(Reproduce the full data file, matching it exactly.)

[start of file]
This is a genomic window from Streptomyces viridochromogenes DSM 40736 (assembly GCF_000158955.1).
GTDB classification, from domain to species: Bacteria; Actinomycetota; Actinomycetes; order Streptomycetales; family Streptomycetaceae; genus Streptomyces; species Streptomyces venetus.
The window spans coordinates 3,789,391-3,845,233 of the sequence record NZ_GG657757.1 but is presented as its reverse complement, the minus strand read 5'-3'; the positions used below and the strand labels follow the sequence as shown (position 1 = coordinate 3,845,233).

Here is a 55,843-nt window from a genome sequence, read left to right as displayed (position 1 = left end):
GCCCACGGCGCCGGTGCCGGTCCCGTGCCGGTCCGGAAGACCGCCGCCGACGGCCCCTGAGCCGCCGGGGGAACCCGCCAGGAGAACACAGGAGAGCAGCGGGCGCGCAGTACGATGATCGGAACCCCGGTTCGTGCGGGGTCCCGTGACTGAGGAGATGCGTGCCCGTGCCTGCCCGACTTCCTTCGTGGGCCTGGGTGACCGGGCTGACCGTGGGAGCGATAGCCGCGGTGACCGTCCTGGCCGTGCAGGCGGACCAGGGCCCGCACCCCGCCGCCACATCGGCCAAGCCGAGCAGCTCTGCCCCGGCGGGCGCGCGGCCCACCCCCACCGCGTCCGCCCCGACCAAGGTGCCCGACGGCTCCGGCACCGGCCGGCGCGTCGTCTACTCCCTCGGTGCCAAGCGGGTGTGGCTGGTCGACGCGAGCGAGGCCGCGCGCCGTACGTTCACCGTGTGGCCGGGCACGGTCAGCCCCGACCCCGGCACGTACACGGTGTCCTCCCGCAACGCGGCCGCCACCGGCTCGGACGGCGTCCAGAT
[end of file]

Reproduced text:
This is a genomic window from Streptomyces viridochromogenes DSM 40736 (assembly GCF_000158955.1).
GTDB classification, from domain to species: Bacteria; Actinomycetota; Actinomycetes; order Streptomycetales; family Streptomycetaceae; genus Streptomyces; species Streptomyces venetus.
The window spans coordinates 3,789,391-3,845,233 of the sequence record NZ_GG657757.1 but is presented as its reverse complement, the minus strand read 5'-3'; the positions used below and the strand labels follow the sequence as shown (position 1 = coordinate 3,845,233).

Here is a 55,843-nt window from a genome sequence, read left to right as displayed (position 1 = left end):
GCCCACGGCGCCGGTGCCGGTCCCGTGCCGGTCCGGAAGACCGCCGCCGACGGCCCCTGAGCCGCCGGGGGAACCCGCCAGGAGAACACAGGAGAGCAGCGGGCGCGCAGTACGATGATCGGAACCCCGGTTCGTGCGGGGTCCCGTGACTGAGGAGATGCGTGCCCGTGCCTGCCCGACTTCCTTCGTGGGCCTGGGTGACCGGGCTGACCGTGGGAGCGATAGCCGCGGTGACCGTCCTGGCCGTGCAGGCGGACCAGGGCCCGCACCCCGCCGCCACATCGGCCAAGCCGAGCAGCTCTGCCCCGGCGGGCGCGCGGCCCACCCCCACCGCGTCCGCCCCGACCAAGGTGCCCGACGGCTCCGGCACCGGCCGGCGCGTCGTCTACTCCCTCGGTGCCAAGCGGGTGTGGCTGGTCGACGCGAGCGAGGCCGCGCGCCGTACGTTCACCGTGTGGCCGGGCACGGTCAGCCCCGACCCCGGCACGTACACGGTGTCCTCCCGCAACGCGGCCGCCACCGGCTCGGACGGCGTCCAGAT